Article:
Most of our current knowledge concerning the behavior of colloidal particles at fluid interfaces is limited to model spherical, hard and uniform objects. Introducing additional complexity, in terms of shape, composition or surface chemistry or by introducing particle softness, opens up a vast range of possibilities to address new fundamental and applied questions in soft matter systems at fluid interfaces. In this talk I will focus on the role of particle softness, taking the case of core-shell microgels as a paradigmatic example. Microgels are highly swollen and cross-linked hydrogel particles that, in parallel with their practical applications, e.g. for emulsion stabilization and surface patterning, are increasingly used as model systems to capture fundamental properties of bulk materials. Most microgel particles develop a core-shell morphology during synthesis, with a more cross-linked core surrounded by a corona of loosely linked and dangling polymer chains. I will first discuss the difference between the wetting of a hard spherical colloid and a core-shell microgel at an oil-water interface, pinpointing the interplay between adsorption at the interface and particle deformation. I will then move on to discuss the interplay between particle morphology and the microstructure and rheological properties of the interface. In particular, I will demonstrate that synchronizing the compression of a core-shell microgel-laden fluid interface with the deposition of the interfacial monolayer makes it possible to transfer the 2D phase diagram of the particles onto a solid substrate, where different positions correspond to different values of the surface pressure and the specific area. Using atomic force microscopy, we analyzed the microstructure of the monolayer and discovered a phase transition between two crystalline phases with the same hexagonal symmetry, but with two different lattice constants. The two phases correspond to shell-shell or core-core inter

  15. Thermal-rheological structure of the lithosphere beneath two types of basins in eastern and western China

    Institute of Scientific and Technical Information of China (English)

    王良书; 李成; 刘福田; 李华; 卢华复; 刘绍文


    After calculating thermal-rheological properties of the lithosphere in the Northern Jiangsu basin, the Bohaiwan basin as well as the Jiyang depression in the east and Tarim basin in the west of China, this paper analyzes the relationship between thermal-rheological structures and tectonic evolution of the two types of basins. The results show that the thermal-rheoiogical structures of the lithosphere directly reflect the dynamic processes. Under different dynamic environments, the style of basin formation and the differences in basin evolution are closely related to the dynamic properties of the lithosphere indicated by thermal-rheological structures.


    Institute of Scientific and Technical Information of China (English)

    Qiang Zheng; Min Zuo


    The dynamic rheological measurements have been a preferred approach to the characterization of the structure and properties for multi-component or multi-phase polymer systems, due to its sensitive response to changes of structure for these heterogeneous polymers. In the present article, recent progresses in the studies on dynamic theology for heterogeneous polymer systems including polymeric composites filled with inorganic particles, thermo-oxidized polyolefins, phaseseparated polymeric blends and functional polymers with the scaling and percolation behavior are reviewed, mainly depending on the results by the authors' group. By means of rheological measurements, not only some new fingerprints responsible for the evolution of morphology and structure concerning these polymer systems are obtained, the corresponding results are also significant for the design and preparation of novel polymer-based composites and functional materials.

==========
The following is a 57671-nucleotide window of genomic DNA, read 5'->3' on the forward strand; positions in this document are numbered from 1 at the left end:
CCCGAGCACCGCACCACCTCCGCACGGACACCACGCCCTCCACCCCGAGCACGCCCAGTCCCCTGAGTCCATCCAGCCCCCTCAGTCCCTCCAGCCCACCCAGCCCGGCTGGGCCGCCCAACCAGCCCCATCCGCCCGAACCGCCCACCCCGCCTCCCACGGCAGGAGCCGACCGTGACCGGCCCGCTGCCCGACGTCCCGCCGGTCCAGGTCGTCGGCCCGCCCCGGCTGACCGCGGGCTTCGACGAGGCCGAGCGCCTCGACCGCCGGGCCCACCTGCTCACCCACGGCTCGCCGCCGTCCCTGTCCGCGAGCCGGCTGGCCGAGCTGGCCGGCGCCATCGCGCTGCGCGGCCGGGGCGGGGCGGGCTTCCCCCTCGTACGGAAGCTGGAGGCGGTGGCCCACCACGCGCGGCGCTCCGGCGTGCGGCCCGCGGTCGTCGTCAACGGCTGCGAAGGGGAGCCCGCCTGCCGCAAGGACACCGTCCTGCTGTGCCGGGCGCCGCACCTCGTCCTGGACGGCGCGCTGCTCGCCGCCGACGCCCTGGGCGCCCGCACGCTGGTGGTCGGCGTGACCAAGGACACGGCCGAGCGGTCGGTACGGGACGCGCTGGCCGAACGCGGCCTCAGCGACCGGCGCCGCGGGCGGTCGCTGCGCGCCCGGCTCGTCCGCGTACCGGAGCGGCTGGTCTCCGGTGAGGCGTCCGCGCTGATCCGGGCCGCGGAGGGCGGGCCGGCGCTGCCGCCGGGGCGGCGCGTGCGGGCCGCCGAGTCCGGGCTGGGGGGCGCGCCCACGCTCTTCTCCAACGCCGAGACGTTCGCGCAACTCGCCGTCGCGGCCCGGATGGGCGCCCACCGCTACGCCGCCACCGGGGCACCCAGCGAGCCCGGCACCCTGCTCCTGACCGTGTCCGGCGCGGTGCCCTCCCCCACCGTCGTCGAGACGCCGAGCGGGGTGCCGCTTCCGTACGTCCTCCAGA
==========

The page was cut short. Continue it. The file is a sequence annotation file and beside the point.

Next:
17. Longevity and thermo-rheological structure of old lithospheres : key constraints form surface and Moho topography. (United States)

    François, Thomas; Burov, Evgueni


    Surface topography and Moho are the most robust observables that have been insufficiently exploited for containing the rheological and thermal structure and hence for understanding the longevity and eventual destruction of cratons and "tectons". Craton longevity has been often explained by their buoyancy and analysed by testing gravitational stability of cratonic mantle "keels" as a function of the hypothesized plate thickness and thermo-rheological structure. Destruction of some cratons (e.g. North China) and data indicating little if no buoyancy of some tectons (e.g., Arabian shield) suggest that buoyancy is not the only factor of their stability, and previous studies show that their mechanical strength is as important as buoyancy. The upper bounds on this strength are provided by flexural studies demonstrating that Te values (equivalent elastic thickness) in cratons are highest in the world and may probably reach 150 km. Yet, the sensitivity of common methods is poor for Te values above 80 km while the lower bounds on the strength and the equivalent elastic thickness of cratons are still matter of debate. How this strength is partitioned between crust and mantle, and which set of rheological parameters pertain, remain major unknowns. We show that smooth low topography and "frozen" heterogeneous crustal structure of cratons represent the missing constraints for understanding of craton longevity. The cratonic crust is characterized by isostatically misbalanced density heterogeneities, suggesting that the lithosphere has to be strong enough to keep them "frozen" through the time without producing major gravitational instabilities and topographic undulations. Hence, to constrain thermo-rheological properties of cratons one should first investigate the stability of their topography and internal structure (constrained from seismic and gravity data). Our thermo-mechanical numerical experiments accounting for free surface boundary condition demonstrate that craton